Helping Our Communities Flourish through the Arts

Hawaiʻi Craftsmen supports local artists to ensure the fine craft in Hawaiʻi continues.
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Hawai‘i Craftsmen Annual Statewide Exhibition 2021 at the Downtown Art Center in Honolulu. | Photo: courtesy of Hawaiʻi Craftsmen

As a kid, Daven Hee made toys out of whatever was around. With a clothes pin, rubber bands and a piece of wood, he fashioned a rubber band gun. As an adult and successful ceramics artist, Hee now makes the toys he dreamed he had when he was young, like the whimsical “Atomic Ray Gun” he wishes that rubber band gun would have been. Hee’s playful and technically challenging “Adult Toys” series has earned accolades and been featured in exhibitions; today, Hee teaches ceramic arts to other creative young minds at Mid-Pacific Institute in Honolulu.

For artists to thrive on these islands, far from Mainland art hubs and markets, is no easy feat. Helping Hee grow as an artist was the nonprofit Hawai‘i Craftsmen, which he joined twenty-five years ago and in which he remains active, cultivating the next generation of artists. Formed in 1967, Hawai‘i Craftsmen has nurtured the state’s art community through hosting workshops (including on neighbor islands), organizing juried exhibitions, subsidizing travel, connecting artists with buyers and more. Over the last five years, Hawai‘i Craftsmen has given out $40,450 in cash awards and sold 204 pieces for $157,816, which resulted in $94,689 in payments to 125 artists—economic lifelines for Island creators, whether they’ve been working for years or are just starting out.

Hawai‘i Craftsmen’s annual events provide educational opportunities for artists. The ‘Aha Hana Lima (“gathering of the crafts”) is an intensive, three-day workshop conducted by artists from out-of-state in various media, including ceramics, metal, wood, fiber and glass, and the Raku Ho‘olaulea focuses on the Japanese pottery technique of raku, an entry point for beginners.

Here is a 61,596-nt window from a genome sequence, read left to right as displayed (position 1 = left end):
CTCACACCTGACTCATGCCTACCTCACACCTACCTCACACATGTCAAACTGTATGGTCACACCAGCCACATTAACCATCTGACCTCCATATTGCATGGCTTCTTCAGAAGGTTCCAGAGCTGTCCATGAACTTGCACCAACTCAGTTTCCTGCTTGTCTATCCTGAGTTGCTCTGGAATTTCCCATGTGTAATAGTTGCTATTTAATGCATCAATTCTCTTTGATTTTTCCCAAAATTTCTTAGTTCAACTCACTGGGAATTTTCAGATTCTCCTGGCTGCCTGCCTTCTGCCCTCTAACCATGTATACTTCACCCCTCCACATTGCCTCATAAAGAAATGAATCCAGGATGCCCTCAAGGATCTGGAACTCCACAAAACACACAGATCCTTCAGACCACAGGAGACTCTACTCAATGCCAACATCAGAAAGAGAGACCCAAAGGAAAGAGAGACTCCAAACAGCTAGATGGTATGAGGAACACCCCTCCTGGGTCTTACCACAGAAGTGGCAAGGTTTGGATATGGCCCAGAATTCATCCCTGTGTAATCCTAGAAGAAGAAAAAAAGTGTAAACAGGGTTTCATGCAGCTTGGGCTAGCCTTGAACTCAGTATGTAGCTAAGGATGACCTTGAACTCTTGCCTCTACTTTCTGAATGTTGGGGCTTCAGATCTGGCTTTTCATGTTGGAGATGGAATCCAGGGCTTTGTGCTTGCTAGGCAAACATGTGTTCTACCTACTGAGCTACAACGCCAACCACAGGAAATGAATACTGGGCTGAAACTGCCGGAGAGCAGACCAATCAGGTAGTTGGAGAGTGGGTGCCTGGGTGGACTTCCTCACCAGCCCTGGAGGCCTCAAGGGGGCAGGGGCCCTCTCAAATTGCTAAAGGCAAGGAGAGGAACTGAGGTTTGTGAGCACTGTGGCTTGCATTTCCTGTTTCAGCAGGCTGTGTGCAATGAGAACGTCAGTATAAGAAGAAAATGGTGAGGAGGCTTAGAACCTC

“We’re impacting the community by really supporting craft artists. That’s important, because artists create the cultural and social stories, the visual arts, the music, the literature that make Hawai‘i a better place to live.”

– Kim Coffee-Isaak, Project Director, Hawaiʻi Craftsmen

A cornerstone of Hawai‘i Craftsmen’s program is its Annual Statewide Exhibition, running each October through November. Hawai‘i Craftsmen flies in a renowned artist as a juror to evaluate the entries, an experience most of the participating artists might not otherwise have.

This year’s exhibition, which was held at the Downtown Arts Center in Honolulu, was the largest yet, with 550 entries from 195 artists across the main Hawaiian Islands; 2021 was also the first time Hawai‘i Craftsmen sent a juror—this year, New York and Los Angeles-based curator and writer Angelik Vizcarrondo-Laboy—to Moloka‘i, in keeping with its mission to support artists in underserved and rural communities statewide. Hawai‘i Craftsmen project director Kim Coffee-Isaak estimated as many as a thousand people attended the 2021 exhibition, in part because pandemic restrictions have eased.

All of their efforts lead to a more vibrant and sustainable local arts community despite the challenges of living in the most isolated place on Earth. “We’re impacting the community by really supporting craft artists,” says Coffee-Isaak. “We help make it possible for artists to exhibit, to learn from world-class teachers, to put their work in public and become better artists. That’s important, because they create the cultural and social stories, the visual arts, the music, the literature that make Hawai‘i a better place to live.”


Did You Know?

Hawai‘i Craftsmen is one of 194 grantees selected statewide for its work to address some of Hawai‘i’s biggest challenges through the CHANGE Grants program. Each letter of the CHANGE Framework represents a sector, or six areas, that affects our community and its ability to thrive.

To support the CHANGE Framework or view all 194 grantees, visit



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